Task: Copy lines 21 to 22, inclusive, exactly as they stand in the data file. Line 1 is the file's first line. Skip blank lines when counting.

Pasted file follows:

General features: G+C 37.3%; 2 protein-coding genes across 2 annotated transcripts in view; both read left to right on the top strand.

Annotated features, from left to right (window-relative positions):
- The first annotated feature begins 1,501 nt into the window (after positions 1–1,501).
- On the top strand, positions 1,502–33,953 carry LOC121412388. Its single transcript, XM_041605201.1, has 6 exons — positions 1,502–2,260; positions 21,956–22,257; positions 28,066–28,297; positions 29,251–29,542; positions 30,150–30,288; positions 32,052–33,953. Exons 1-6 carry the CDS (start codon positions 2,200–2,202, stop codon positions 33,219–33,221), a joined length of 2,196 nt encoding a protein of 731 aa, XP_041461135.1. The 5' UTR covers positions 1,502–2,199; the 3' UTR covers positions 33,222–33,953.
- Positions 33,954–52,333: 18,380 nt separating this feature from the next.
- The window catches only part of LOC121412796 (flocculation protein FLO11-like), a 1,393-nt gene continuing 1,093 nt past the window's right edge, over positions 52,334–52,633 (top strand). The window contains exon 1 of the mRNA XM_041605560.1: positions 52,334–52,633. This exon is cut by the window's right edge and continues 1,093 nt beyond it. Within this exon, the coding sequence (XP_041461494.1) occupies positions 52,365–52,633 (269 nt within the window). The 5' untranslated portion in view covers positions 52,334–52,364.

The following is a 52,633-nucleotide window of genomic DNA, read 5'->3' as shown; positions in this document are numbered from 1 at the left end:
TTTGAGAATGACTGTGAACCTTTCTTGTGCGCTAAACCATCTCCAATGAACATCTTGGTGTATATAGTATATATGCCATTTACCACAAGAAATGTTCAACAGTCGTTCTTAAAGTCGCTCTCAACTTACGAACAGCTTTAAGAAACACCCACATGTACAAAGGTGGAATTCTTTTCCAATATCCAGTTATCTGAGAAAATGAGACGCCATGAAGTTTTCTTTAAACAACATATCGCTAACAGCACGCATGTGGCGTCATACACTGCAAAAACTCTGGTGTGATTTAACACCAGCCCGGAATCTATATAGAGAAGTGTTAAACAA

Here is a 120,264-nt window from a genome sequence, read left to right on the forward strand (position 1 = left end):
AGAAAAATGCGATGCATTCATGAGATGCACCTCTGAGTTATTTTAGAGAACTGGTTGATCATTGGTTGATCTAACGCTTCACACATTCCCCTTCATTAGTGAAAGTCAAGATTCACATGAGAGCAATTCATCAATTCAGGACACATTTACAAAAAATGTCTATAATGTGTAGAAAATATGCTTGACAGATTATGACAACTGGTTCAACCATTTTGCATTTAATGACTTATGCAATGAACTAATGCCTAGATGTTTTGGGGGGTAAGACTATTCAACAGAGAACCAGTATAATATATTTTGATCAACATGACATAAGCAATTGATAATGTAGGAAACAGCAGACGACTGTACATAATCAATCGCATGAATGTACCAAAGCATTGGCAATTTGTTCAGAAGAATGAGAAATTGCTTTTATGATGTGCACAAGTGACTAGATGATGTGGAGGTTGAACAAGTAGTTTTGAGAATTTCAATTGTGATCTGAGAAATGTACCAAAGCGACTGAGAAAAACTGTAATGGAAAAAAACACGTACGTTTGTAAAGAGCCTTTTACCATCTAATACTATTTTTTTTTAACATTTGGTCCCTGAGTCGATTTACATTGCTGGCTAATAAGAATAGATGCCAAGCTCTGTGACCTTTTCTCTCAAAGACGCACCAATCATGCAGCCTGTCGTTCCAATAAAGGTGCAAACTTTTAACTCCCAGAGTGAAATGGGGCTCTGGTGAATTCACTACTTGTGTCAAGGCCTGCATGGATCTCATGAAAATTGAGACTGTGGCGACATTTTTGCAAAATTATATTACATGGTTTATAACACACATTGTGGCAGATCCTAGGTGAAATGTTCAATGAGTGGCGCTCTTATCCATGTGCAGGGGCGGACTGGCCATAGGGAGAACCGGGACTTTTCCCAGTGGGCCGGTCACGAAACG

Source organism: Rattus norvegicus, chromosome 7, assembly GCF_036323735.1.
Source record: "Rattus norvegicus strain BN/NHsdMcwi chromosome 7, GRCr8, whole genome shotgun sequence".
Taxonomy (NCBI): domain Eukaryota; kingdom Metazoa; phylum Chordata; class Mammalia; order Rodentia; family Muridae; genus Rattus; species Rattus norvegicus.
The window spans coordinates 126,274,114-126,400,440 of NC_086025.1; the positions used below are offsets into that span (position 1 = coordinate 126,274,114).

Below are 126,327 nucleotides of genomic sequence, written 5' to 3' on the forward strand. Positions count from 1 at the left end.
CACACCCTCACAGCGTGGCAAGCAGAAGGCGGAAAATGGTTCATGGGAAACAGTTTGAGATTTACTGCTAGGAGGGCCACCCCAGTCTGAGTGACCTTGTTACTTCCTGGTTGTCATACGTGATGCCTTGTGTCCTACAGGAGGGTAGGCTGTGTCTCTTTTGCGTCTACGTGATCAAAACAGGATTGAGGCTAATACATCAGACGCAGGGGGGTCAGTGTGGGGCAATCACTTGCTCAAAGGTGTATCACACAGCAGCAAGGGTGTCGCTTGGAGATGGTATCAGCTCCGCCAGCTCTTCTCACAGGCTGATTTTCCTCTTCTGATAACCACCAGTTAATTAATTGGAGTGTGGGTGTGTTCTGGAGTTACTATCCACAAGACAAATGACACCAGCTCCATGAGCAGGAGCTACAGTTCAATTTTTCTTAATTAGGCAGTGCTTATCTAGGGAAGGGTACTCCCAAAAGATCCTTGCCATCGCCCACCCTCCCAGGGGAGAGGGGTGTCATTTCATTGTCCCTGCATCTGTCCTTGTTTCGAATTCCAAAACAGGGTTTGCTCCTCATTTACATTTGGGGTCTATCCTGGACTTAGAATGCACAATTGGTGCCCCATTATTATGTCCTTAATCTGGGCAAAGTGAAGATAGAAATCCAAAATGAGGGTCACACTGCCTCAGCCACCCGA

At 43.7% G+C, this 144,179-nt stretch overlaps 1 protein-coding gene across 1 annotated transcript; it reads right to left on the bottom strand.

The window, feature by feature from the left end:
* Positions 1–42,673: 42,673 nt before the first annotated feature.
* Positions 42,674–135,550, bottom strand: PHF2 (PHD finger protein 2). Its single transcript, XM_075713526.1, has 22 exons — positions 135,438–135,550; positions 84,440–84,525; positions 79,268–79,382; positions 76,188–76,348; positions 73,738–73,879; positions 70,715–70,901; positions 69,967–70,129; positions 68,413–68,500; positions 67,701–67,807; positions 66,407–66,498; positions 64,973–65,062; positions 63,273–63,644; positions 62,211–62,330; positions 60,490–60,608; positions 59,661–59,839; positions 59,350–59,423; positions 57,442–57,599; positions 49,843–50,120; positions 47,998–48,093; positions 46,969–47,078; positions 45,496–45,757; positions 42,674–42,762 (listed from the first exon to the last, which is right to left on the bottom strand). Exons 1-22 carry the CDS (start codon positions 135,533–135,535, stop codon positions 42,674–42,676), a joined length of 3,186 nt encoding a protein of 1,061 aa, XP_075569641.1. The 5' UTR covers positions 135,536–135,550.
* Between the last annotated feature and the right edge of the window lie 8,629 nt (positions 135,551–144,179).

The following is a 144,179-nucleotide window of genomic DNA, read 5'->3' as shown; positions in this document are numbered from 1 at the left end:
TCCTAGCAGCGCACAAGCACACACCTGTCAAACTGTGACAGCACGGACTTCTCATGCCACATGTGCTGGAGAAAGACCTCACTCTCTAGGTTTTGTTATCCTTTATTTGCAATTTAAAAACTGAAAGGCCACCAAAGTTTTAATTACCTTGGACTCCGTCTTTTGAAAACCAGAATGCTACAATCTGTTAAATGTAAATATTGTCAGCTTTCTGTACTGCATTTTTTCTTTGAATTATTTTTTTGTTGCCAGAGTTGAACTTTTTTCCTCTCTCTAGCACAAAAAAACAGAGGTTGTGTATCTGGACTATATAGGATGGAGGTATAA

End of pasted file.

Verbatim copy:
* Between the last annotated feature and the right edge of the window lie 8,629 nt (positions 135,551–144,179).

The following is a 144,179-nucleotide window of genomic DNA, read 5'->3' as shown; positions in this document are numbered from 1 at the left end: